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Behind the Scenes and Out of the Limelight at PSU

by on September 10, 2012 6:39 AM

More than 15,000 people in the State College area receive their paychecks from Penn State. Yes, those people include plenty of professors and senior administrators.

Also working hard at the University Park campus, though, are thousands of cooks, landscapers, police officers, medical professionals, computer-support personnel, and oh-so-many-more staff members and volunteers.

Most of them labor far removed from the spotlight to fulfill the university’s mission. To give an idea of all the efforts required to run a major university campus, here are just a few of their stories:

Tom Hesketh

Events Manager Center for the Performing Arts at Penn State

Tom Hesketh literally works behind the scenes. As events manager for the Center for the Performing Arts at Penn State, he oversees the technical backstage aspects of CPA performances at Eisenhower and Schwab auditoriums. Lighting, sound, scenery — “I’m sort of the jack-of-all-trades,” he says.

Four to six weeks before a performance, he meets with a show’s representative to discuss technical needs and come up with a working budget. “Every show is different,” he says. “It’s mentally challenging — a lot of problem-solving.”

Although he shoots for 9-to-6ish work hours, a big event day (such as a touring musical like The Addams Family or Hair) might find him on site from 7:30 a.m. until 1 the next morning.

Hesketh was involved with theater in high school in his hometown of Edinboro, both on stage and behind the scenes, but he majored in geography at Penn State, with a side business doing sound for bands in local bars. “One thing led to another,” he recalls, and he started working as a theater-systems engineer for Penn State in 1989.

Show nights often find Hesketh in the wings, coordinating technical aspects with his crew. “On a good performance night, it’s very, very magical,” he says. “Everything just seems to work and you’re riding the waves.”

Heather Luse

Executive Pastry Chef Housing and Food Services Bakery

The numbers: 93,686 loaves of bread, 14,129 cakes, 5,413 pies, and 135,017 dozen cookies. Those are just some of the baked goods that Heather Luse and her coworkers produce each year at the Housing and Food Services Bakery. Luse’s workday starts around 5:30 a.m., just as bakery trucks start rolling to deliver freshly baked treats to residence halls, HUB food-service areas, both university hotels, and 11 commonwealth campuses.

One of three managers at the bakery, Luse develops new recipes for everything — from basic brownies to wedding cakes, petit fours, and truffles.

“The hotels might have someone from a conference who brought in a recipe from a magazine and said, ‘Can you make this?’ ” she explains. It sounds simple — except that the recipe serves 10 and Luse’s recipe needs to serve 1,000.

Originally from Allentown, Luse came here to study liberal arts at Penn State, decided it wasn’t for her, started working in a deli, and then followed a friend’s suggestion to attend culinary school.

“I had never heard of such a thing,” she says. After graduating from what was then the Pennsylvania Institute of Culinary Arts (now Le Cordon Bleu), she worked at Toftrees for a year and then came to Penn State as an assistant pastry chef in 1993.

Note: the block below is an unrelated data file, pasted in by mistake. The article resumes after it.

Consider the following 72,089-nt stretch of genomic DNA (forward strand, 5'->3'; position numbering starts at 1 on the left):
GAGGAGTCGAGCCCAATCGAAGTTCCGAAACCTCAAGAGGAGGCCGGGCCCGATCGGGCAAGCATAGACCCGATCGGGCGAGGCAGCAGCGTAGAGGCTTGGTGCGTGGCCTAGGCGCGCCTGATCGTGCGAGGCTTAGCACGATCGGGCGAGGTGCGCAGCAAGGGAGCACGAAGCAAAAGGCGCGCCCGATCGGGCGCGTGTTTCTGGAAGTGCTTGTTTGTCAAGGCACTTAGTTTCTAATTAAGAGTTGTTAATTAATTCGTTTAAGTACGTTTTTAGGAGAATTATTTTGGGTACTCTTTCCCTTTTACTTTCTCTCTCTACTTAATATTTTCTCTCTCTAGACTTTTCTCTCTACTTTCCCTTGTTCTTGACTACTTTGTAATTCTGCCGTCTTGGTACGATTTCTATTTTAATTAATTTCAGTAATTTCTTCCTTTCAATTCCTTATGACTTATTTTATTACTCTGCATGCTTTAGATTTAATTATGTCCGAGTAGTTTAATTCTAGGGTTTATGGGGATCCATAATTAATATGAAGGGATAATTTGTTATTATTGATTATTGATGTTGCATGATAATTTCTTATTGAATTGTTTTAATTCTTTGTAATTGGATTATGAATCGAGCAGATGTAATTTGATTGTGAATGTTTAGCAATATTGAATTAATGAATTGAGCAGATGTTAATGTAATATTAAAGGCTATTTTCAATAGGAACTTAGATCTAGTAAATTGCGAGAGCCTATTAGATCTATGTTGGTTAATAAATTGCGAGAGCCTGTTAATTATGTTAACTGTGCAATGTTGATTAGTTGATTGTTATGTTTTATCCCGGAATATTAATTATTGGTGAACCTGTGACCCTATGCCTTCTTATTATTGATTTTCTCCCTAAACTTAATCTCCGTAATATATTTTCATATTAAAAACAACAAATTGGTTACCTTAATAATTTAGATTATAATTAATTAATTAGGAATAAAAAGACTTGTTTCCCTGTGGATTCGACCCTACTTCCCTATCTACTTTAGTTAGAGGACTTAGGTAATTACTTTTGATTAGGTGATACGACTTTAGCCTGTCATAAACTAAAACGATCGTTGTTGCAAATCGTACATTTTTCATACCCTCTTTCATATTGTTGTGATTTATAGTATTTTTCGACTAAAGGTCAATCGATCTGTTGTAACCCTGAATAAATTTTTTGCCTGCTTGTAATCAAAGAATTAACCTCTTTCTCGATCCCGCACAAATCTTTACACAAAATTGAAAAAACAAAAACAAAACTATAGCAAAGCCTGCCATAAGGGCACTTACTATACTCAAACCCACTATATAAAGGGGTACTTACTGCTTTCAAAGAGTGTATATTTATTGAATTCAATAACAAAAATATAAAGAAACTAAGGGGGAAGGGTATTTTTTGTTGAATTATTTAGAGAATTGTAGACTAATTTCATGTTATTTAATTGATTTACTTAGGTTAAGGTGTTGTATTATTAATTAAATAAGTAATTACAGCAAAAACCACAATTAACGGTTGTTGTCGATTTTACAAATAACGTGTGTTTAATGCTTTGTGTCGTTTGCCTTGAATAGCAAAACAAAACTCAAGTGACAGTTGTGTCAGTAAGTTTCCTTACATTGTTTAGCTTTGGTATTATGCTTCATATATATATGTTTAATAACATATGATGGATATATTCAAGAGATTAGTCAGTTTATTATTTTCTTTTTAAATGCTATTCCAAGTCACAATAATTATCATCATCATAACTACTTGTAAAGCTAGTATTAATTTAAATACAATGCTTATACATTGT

Luse’s favorite dessert? “I’m pretty boring,” she says. “I’m not a huge dessert person. Isn’t that sad? I like a good chocolate-chip cookie.”

Agatha Glusko

Registered Nurse University Health Services

With more than 44,000 students at the University Park campus, the sore throats, fevers, and sprained ankles add up quickly. Agatha Glusko and the rest of the University Health Services medical staff do more than treat health problems, though. “We want to provide a home away from home for our students,” she says.

For many freshmen, this is the first time they’ve had to deal with a health concern or make an appointment without Mom and Dad’s help, Glusko explains.

“We want them to take ownership of their health care,” she says. “The healthy habits that they foster today will affect them for the rest of their life.”

That’s why, for example, in the allergy clinic that Glusko heads up, nurses don’t just give injections — they also educate patients about how to manage their allergies in a new environment away from home.

One of 11 UHS registered nurses, Glusko handles blood-pressure tests, vision exams, tuberculosis tests, contraceptive counseling, and so much more. Every fall, UHS screens about 5,000 incoming international students for immunizations and health issues, and the team also reviews immunization needs for US students studying abroad.

Glusko and her husband, Ted, have raised two children — a daughter who went to West Virginia University and a son who graduated from Penn State in May. So she speaks from experience when she tells her freshmen patients who really are worried more about fitting in than they are about an upset stomach, “It will get better. You will find your own little niche, and the campus won’t be so big.”

Frances McClellan

Patrol Sergeant University Police

Frances McClellan worked as a student police officer while studying at Penn State for a bachelor’s in criminal justice. When she heard about a full-time officer’s job opening at the Harrisburg campus, she “crammed in” the rest of her classes, finishing a year early so she could apply — and get — the job. Nine years later, she’s a patrol sergeant at the University Park campus, supervising a four-officer patrol shift while working toward a master’s in public administration.

She usually works the evening or midnight shifts, starting work at 6 or 10:30 p.m., patrolling campus on foot, mountain bike, or by car, as well as supervising other officers.

“It’s very rare that you make it through the night without something happening,” she says. “There are nights where most of the students are gone and you think it’s going to be a quiet night, and then you find somebody trying to break into a building.”

Common incidents include calls about alcohol overdose, “heavy odor of marijuana in a dorm room,” driving under the influence, and theft from residence halls or offices.

“We just cannot stress enough not just to lock your dorm rooms but not to let people piggyback in” — allowing someone else to enter a residence hall behind you without using an access card. “You just don’t know who you’re letting in,” she warns.

McClellan also presents community- education programs on topics such as drug and alcohol awareness, sexual-assault awareness, and surviving an active shooter.

Robert Snetsinger

Outreach Volunteer & Professor Emeritus of Entomology

Bob Snetsinger was still a professor of entomology when he helped launch the Great Insect Fair more than 15 years ago, attracting maybe 1,200 visitors to the Agricultural Sciences Building and the Frost Entomological Museum. The popular outreach event has spread its wings into the Bryce Jordan Center, attracting 10 times as many visitors, eager to race cockroaches or eat chocolate-covered crickets, but “Butterfly Bob” will still be there on September 29 with the Friends of the Frost Museum, answering questions about topics such as butterfly gardening.